Cycles of public shaming ebb and flow through our public discourse. Some implicate public figures in scandals or crimes, while others entangle formerly private individuals whose errors are placed before a national audience. We need a way to find an answer to the following questions: What do we do with people who have committed a wrong that they themselves cannot put right? And is it possible for me to make full amends for the wrongs that I’ve done, whatever their size?
As a Christian watching these cycles of shaming, I see half of the Gospel story. Secular culture agrees with the apostle Paul that “all have sinned and fall short of the glory of God.” That truth is proclaimed not just in the controversies, but in more nuanced discussions of such subjects as racial reparations and structural sexism. The trouble is that secular discussions of justice and reconciliation necessarily stop before the next verse in Paul’s letter to the Romans: “and all are justified freely by his grace through the redemption that came by Christ Jesus.”
By secular lights, we are sinners without a savior—an untenable situation. To avoid facing the full ramifications of this form of the Bad News, people often fudge the truth, making some combination of these three errors: We deny the universality of sin; we deny the seriousness of sin; or we admit both, but deny the possibility of full reconciliation.
In the first case, we affirm that some people have done evil that is too big for them to set right. Think of an abuser like Jeffrey Epstein, whose evil was monstrous and baroque. We can try to write him off as an exceptional case. Some people are moral monsters, but most are muddling through. The former need to be identified and cast out. Everyone else is expected to be capable of avoiding getting into trouble they can’t get out of.
There is a poorly mapped line that, once crossed, shifts the perpetrator from good person to bad. The best feature of this model is that it takes the weight of sin seriously, but it errs in thinking that only a small, purgeable number of people have sinned seriously. It leads to a temptation to destroy.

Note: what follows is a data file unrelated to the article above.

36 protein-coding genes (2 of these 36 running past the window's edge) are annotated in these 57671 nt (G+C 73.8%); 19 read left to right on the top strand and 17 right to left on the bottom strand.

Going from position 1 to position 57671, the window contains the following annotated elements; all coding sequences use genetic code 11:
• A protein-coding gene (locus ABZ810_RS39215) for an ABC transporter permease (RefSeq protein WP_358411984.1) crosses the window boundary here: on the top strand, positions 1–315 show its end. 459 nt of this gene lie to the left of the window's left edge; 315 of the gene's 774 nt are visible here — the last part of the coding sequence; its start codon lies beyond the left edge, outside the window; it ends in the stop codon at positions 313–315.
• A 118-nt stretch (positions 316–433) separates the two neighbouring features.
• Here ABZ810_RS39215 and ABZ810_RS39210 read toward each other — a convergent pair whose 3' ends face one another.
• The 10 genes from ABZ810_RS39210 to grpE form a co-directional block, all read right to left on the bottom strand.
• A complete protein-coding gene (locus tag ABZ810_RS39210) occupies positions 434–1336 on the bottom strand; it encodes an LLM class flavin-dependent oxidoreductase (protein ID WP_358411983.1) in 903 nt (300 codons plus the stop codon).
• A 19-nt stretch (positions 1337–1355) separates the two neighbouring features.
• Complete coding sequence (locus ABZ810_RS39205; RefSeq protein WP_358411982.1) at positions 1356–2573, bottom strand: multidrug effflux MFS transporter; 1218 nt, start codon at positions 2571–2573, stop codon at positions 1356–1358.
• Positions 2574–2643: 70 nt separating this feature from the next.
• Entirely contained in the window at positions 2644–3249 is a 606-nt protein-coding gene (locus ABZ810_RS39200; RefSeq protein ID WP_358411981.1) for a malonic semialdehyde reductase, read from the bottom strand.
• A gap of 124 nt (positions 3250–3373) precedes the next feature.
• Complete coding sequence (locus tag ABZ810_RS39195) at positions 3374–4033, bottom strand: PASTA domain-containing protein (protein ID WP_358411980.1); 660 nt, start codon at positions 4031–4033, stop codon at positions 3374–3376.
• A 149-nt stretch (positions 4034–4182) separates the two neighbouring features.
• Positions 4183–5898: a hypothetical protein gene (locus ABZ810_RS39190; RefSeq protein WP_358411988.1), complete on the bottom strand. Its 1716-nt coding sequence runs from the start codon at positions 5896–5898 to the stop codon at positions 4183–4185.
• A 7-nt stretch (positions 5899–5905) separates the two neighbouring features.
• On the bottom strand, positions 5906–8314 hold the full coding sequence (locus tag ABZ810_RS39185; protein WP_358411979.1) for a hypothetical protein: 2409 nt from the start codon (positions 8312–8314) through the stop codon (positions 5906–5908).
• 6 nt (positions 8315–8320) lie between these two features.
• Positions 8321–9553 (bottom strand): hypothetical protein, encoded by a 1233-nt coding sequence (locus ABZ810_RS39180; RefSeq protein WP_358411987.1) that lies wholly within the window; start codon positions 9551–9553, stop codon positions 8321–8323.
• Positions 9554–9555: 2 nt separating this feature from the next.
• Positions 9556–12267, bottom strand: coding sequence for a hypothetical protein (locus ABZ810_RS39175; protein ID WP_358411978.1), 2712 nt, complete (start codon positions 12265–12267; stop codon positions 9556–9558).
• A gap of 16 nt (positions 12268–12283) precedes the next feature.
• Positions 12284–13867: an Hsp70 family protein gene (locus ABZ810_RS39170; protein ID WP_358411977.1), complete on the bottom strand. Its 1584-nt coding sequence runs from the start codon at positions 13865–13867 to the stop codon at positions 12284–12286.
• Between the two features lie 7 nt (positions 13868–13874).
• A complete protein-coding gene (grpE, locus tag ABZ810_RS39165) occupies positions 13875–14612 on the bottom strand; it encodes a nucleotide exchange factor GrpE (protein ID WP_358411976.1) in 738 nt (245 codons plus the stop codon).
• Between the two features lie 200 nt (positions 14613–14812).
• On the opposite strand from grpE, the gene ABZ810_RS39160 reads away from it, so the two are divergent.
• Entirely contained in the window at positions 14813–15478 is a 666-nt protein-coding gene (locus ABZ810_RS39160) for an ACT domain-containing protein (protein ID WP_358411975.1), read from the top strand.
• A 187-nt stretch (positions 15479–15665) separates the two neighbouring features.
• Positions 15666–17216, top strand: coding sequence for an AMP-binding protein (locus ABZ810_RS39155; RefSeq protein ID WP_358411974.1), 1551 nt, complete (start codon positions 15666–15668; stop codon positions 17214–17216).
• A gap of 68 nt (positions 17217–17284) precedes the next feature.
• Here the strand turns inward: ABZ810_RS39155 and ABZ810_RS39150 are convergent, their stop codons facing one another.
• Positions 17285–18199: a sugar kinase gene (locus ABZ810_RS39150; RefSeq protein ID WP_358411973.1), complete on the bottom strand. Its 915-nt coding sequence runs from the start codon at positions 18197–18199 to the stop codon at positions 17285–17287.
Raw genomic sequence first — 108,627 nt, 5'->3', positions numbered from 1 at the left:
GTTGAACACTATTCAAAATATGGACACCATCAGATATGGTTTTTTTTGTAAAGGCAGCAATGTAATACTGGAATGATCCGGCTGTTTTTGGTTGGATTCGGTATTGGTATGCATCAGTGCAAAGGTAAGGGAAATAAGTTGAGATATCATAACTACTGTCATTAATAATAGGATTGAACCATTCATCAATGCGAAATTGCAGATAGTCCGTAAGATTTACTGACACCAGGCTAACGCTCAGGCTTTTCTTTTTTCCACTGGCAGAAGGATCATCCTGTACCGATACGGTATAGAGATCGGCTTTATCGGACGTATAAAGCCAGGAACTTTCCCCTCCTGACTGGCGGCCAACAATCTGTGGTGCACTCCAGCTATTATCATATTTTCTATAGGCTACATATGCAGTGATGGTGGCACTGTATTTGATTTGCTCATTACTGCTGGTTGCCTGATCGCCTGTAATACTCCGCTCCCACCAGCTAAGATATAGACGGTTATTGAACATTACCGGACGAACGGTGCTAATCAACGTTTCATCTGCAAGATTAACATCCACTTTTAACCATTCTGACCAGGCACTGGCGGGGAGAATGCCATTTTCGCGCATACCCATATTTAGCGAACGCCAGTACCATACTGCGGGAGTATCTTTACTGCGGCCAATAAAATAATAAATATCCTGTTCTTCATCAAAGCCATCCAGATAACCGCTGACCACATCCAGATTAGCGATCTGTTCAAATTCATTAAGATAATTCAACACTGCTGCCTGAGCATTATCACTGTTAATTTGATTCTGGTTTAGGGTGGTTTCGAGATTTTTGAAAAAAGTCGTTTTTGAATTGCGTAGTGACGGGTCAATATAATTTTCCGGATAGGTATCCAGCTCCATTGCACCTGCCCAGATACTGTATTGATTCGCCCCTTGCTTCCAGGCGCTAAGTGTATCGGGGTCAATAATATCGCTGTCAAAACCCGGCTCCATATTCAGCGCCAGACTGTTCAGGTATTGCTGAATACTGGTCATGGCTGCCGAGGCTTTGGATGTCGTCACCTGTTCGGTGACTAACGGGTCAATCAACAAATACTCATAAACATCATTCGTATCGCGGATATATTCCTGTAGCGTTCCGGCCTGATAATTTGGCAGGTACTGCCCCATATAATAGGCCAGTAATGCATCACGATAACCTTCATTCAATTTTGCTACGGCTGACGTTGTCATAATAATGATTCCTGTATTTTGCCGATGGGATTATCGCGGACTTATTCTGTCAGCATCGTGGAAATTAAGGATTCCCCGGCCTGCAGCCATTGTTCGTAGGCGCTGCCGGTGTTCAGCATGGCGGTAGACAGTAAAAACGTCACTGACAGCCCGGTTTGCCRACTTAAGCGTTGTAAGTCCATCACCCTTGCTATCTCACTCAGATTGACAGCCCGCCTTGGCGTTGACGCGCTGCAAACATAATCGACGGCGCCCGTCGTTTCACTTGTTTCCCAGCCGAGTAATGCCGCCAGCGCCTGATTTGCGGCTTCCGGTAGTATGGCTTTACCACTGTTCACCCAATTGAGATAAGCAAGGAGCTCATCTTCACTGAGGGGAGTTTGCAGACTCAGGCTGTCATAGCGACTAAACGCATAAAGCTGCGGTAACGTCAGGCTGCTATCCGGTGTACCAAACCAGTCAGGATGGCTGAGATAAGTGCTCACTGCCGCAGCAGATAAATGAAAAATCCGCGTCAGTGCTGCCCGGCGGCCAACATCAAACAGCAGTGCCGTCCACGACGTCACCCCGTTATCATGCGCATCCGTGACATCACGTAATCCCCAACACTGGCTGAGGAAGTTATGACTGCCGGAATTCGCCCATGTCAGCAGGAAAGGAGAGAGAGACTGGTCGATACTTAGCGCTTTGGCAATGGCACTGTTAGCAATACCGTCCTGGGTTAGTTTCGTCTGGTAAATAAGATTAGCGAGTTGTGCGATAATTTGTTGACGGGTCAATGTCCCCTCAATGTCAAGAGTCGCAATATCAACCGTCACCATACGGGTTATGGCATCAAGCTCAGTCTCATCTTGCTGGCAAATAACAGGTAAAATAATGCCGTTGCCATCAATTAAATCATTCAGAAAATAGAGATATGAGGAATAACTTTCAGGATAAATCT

The second error is to deny that people (at least the ones we like best) can be genuinely guilty and responsible for their acts. This error is driven by a fear that if people had truly done wrong they could not put right, we would have to treat them as discardable and cast them out. So, to keep them safe, we deny the gravity of their fault.
In the individual case, this looks like the sympathetic judge who lets someone like Brock Turner off easy for a rape, lest this “nice guy” have his future spoiled. At the level of a larger community, it can look more like a certain kind of opposition to reparations. The impact of redlining and other forms of discrimination is downplayed, because it feels too harsh to “punish” people who benefited from an unjust system. This approach intuits that we can’t live in a mercilessly just society, but it errs when it minimizes sin and its victims in order to get perpetrators off the hook. It is a temptation to excuse.
Finally, there is a stranger and rarer error, which manages to believe in both the weight of sin and our own inability to expunge it, but, lacking Christ, loses hope in the face of the insoluble problem. At one extreme, it’s the approach taken by negative utilitarians who believe in minimizing suffering—by minimizing the number of people who exist. Since sin and suffering exist and can’t be fixed, they decide it would be better not to be.